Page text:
I am reviewing the Denon UrbanRaver AH-C100 in-ear stereo headset which is the cheaper in-ear model of the UrbanRaver series of bass-enriched headsets. These are intended to appeal to people who value the in-ear style of headphones or like their portability compared to a pair of over-the-head headphones.

Denon UrbanRaver AH-C100 in-ear headset

Price

RRP: AUD$109

Type

Headphone Assembly Earphones
Driver Positioning Intra-aural (in the ear)
Microphone Position In-line
Connectivity
Headset 3.5mm four-conductor plug
Adaptors Nil

The headset itself

Connectivity

The Denon UrbanRaver AH-C100 headset works as expected with most devices no matter whether they have the headphone jack or the full headset jack.

Comfort

Earpieces for the Denon UrbanRaver AH-C100 headset

Earpieces for the Denon UrbanRaver headset

This may be a subjective remark but the Denon Urban Raver AH-C100 can be difficult to wear especially if the headset ear-adaptors that come with it don’t suit your ear canals. Once in place, they don’t cause any fatiguing even for a long journey.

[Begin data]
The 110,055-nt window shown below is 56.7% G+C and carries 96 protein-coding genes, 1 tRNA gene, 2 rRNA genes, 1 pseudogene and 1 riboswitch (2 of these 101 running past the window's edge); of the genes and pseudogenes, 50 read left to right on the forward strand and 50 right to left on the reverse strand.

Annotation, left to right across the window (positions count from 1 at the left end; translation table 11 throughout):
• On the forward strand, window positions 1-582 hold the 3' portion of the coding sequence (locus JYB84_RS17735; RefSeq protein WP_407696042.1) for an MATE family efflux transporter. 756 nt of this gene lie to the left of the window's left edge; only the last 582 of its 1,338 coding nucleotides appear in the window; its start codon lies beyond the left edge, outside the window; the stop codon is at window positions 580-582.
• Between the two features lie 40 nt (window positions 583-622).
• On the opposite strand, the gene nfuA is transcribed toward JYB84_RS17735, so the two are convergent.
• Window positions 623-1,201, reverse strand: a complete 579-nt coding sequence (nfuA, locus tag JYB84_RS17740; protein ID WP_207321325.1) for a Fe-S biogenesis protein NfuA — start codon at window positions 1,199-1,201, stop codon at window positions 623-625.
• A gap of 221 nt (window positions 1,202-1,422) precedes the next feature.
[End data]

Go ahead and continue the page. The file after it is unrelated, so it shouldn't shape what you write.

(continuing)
Sound

Like a lot of in-ear headsets and earphones, the quality of the sound for the Denon Urban Raver AH-C100 headset is totally dependent on the earbuds fitting in your ear properly with the supplied ear-caps in place. I even tried using these earphones without the ear-caps in place as if you were to use them like earplugs but I didn’t get the full desireable response from them.

There is the tight bass response that is identifiable with the UrbanRaver headphone lineup but you still hear the “rest of the music” in the songs such as the vocals and melody-bearing or harmony-bearing instruments.